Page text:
My point is that you should not look for a linear relationship between oil prices and gas prices. But you can find that linear relationship once you remove $1 for non-oil price components. So when gas is $3/gallon, that means about $2 comes from oil. So if oil skyrockted from $70/barrel up to $140/barrel, we would still only pay $5/gallon, not the $6.50 T.R. Elliott predicts.
Posted by: Matthew in Denver at September 1, 2006 02:07 PM
Allen: I agree. Oil prices could drop if we see supply getting ahead of demand, for whatever reasons (increased supply, slower demand growth or even demand destruction). I'm just saying they oil prices have not dropped that much. Some, but not much.
Matthew: I understand what you're saying, but the chart I referenced doesn't see it your way. Unless I'm reading that chart wrong, it basically says that, long term, a $20/barrel increase in the price of oil equals a $1/gallon increase in the price of gasoline. There are deviations from this trend when (a) oil prices rose fast and (b) oil prices dropped fast. It seems to me we are in one of those periods of rapid price increases. Given my understanding of this graph, a $70 barrel should equal a $4 gallon. To me, it seems like the refining profits must be squeezed right now. The price of oil is up but the price of gas is not up as much as one would expect based upon historical data. I don't know for sure, but that's what it looks like to me. Based upon the 50-odd years of data in that chart, gas should be $4/gallon right now. And the chart incorporates all the issues that you raise inherently.
Posted by: T.R. Elliott at September 1, 2006 08:13 PM
You need to be watching refinery utilization.
During the summer utilization is over 90% and refining margins increase. Once summer demand abates, utilization decreases and the margins become much more competitive. In addition, for gasoline in the US, we go from an oligopoly in the summer to monopolistic competition in the winter. That transition is happening now.
Another factor is the fact that gasoline demand is inelastic. With an inelastic demand, suppliers are going to be reluctant to decrease the price. As refining margins fall, dealer margins increase keeping the price up for a time. Note that the difference between the average retail price and NY futures plus 60 cents only diverge when prices are falling. That represents an increasing dealer margin.
Gasoline prices do indeed move based on crude oil prices. However, they also move based on refining margins which are directly related to refining utilization.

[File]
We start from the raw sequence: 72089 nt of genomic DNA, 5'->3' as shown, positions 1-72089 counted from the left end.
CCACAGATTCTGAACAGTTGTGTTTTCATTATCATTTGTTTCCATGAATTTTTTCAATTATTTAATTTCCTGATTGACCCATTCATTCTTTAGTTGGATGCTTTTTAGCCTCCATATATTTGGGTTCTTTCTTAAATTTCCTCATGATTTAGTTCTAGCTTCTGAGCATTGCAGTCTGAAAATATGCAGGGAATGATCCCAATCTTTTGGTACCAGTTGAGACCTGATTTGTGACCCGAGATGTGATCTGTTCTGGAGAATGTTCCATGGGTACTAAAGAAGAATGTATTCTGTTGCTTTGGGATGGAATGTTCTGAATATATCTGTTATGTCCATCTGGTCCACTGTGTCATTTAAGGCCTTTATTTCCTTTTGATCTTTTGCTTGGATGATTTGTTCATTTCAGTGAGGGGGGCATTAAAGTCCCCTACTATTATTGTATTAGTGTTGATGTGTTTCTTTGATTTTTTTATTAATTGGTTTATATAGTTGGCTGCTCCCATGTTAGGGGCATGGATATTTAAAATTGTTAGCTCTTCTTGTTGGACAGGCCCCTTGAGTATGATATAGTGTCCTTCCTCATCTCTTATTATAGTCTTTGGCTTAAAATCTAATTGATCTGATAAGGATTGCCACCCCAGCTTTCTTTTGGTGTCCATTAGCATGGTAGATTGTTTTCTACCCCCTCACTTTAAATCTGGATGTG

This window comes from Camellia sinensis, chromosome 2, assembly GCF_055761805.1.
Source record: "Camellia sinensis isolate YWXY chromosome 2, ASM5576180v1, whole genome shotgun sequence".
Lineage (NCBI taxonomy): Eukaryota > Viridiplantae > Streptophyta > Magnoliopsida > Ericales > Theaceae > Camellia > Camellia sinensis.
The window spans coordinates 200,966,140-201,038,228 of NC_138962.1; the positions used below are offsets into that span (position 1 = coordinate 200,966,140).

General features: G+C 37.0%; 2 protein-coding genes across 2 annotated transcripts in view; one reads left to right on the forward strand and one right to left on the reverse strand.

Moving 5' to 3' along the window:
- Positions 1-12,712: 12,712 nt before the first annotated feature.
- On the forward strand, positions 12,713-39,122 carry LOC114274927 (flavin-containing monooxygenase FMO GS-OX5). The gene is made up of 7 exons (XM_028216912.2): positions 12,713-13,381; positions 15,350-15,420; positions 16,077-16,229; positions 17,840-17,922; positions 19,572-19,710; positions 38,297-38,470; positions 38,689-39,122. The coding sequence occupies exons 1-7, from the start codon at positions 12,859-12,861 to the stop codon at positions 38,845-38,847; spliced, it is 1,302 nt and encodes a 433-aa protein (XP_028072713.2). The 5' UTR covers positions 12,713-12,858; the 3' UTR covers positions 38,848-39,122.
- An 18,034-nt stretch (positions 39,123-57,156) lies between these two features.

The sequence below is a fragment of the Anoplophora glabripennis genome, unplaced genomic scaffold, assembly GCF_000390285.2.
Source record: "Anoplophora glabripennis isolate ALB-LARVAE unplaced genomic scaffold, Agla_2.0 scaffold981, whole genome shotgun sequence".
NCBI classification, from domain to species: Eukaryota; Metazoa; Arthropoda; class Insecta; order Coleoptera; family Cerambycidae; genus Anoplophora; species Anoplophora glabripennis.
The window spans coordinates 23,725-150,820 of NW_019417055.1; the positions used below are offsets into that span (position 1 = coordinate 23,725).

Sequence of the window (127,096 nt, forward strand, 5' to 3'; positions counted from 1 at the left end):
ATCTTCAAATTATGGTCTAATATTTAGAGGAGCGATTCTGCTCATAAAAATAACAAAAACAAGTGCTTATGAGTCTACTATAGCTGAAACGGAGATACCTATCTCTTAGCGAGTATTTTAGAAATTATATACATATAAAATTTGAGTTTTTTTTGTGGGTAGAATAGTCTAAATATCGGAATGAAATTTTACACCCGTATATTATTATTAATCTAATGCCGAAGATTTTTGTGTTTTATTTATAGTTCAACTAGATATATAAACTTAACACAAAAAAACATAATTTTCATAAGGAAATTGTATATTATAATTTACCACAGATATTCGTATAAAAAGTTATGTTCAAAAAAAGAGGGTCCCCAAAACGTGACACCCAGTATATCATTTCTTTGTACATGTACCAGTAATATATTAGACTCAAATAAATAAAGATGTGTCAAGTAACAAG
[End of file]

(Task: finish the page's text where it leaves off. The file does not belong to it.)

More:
Posted by: Scott Gustafson at September 1, 2006 08:48 PM
According to Yahoo finance (http://finance.yahoo.com/q?s=RBV06.NYM), the commodity price of gasoline on Friday 9/1/06 traded at 1.78, the Pennsylvania state gasoline tax = .323 and Federal Gasoline Tax = .185, therefore, the 'fair value' of gasoline at the pump in Pennsylvania before costs and profits = 1.78 + .323 + .185 = 2.29. In the county where I live (York), pump prices averaged 2.64 and ranged from 2.57 to 2.79. Average markups are 2.64 - 2.29 = .35 per gallon.
Doesn't the commodity price of gasoline, (not the commodity price of oil) determine the cost of gasoline at the pump? Gas taxes vary greatly from state to state. I don't know where light sweet crude, RBOB Gasoline Oct '06 (or any other commodity) prices are headed on Tuesday (or whenever markets again open for trading). However, right now, and every minute of every day in the future that the commodity price of gasoline trades at 1.78 or lower, current pump prices seem too high (by 25 to 30 cents).
Posted by: Yorkdweeb at September 1, 2006 09:38 PM
Yorkdweeb and others, note that it is a NYMEX futures contract for gasoline, not crude oil, that I am using here. And yes, the specific factors I'm talking about are to some degree moving separately from crude.
Posted by: JDH at September 2, 2006 06:49 AM
I agree we can focus on the price of gasoline, independent of the price of oil, as pointed out above. But I'm still left with this feeling I've had for a while that, historically speaking, gas is much less expensive when considering the price of oil at the input.
Posted by: T.R. Elliott at September 2, 2006 08:37 AM
"Average markups are 2.64 - 2.29 = .35 per gallon."
What you are seeing is the classic up like a rocket, falls like a feather. The pump price is made up of the futures price plus distribution and dealer margin. The futures price includes the price of crude as well as the refining margin.
The distribution and retailing margin averages about 21 cents. What you’re seeing right now is 35 cents which means dealers have increased their margins by about 14 cents.
This is very typical dealer behavior. They increase their margins when the price of gasoline falls. They won’t decrease their price until their competition does. If most dealers hesitate to drop their price, then they can all make more money for a while.
For data, have a look at http://tonto.eia.doe.gov/oog/info/gdu/gaspump.html
Convert the percentages to cents per gallon and then look at the refining margin versus the distribution and marketing margin. Month to month they move in opposite directions.
Posted by: Scott Gustafson at September 2, 2006 11:28 AM
I believe that Goldman Sachs recently reduced the weight of gasoline in its commodity index, coincident with the beginning of the relative price decline of gasoline.
Posted by: TimJ at September 2, 2006 12:59 PM